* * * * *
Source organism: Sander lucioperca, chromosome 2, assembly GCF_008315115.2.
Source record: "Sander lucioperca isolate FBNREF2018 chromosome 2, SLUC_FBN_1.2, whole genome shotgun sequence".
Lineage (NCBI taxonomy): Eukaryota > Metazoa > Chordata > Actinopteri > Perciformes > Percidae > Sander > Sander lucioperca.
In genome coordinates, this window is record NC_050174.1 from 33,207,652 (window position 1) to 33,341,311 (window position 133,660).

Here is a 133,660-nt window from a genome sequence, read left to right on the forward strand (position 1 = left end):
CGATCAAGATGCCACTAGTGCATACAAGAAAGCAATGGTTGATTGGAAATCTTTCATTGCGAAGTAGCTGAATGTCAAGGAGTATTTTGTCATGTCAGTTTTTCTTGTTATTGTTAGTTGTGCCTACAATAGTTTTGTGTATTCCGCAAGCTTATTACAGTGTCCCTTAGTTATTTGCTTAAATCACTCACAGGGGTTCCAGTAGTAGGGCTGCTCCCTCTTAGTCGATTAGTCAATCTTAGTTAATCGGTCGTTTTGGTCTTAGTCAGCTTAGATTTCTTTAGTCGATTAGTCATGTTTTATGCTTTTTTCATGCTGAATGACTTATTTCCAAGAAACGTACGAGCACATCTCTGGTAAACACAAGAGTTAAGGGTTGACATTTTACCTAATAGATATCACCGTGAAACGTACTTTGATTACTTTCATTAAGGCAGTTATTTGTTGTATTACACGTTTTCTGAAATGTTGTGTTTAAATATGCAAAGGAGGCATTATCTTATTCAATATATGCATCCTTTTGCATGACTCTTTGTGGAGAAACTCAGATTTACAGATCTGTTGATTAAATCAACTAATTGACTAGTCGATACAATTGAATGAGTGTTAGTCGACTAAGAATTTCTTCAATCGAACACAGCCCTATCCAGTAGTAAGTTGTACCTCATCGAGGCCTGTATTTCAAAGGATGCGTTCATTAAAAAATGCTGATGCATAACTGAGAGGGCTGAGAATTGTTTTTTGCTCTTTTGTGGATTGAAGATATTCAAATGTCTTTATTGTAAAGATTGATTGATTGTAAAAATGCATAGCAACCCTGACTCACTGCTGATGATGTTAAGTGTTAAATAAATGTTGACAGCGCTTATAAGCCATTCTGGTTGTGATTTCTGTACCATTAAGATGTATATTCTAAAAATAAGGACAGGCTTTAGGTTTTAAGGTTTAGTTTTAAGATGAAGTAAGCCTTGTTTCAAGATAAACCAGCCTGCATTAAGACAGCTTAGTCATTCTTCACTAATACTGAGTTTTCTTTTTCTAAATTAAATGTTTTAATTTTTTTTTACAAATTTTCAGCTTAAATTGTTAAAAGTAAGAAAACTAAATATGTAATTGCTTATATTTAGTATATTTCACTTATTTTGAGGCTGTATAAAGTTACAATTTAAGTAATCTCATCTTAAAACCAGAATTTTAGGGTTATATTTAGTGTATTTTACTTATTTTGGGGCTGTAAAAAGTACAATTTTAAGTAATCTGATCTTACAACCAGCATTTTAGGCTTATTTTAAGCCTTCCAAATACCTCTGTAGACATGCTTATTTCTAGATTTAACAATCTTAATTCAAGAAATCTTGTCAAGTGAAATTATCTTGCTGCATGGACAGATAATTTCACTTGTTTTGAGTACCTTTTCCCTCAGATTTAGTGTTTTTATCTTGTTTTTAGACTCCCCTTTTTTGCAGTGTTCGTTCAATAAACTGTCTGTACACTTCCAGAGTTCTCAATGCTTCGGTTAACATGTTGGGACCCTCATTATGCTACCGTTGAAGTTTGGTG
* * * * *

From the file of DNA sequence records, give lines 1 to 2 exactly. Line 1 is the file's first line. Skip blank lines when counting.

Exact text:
Source organism: Sander lucioperca, chromosome 2, assembly GCF_008315115.2.
Source record: "Sander lucioperca isolate FBNREF2018 chromosome 2, SLUC_FBN_1.2, whole genome shotgun sequence".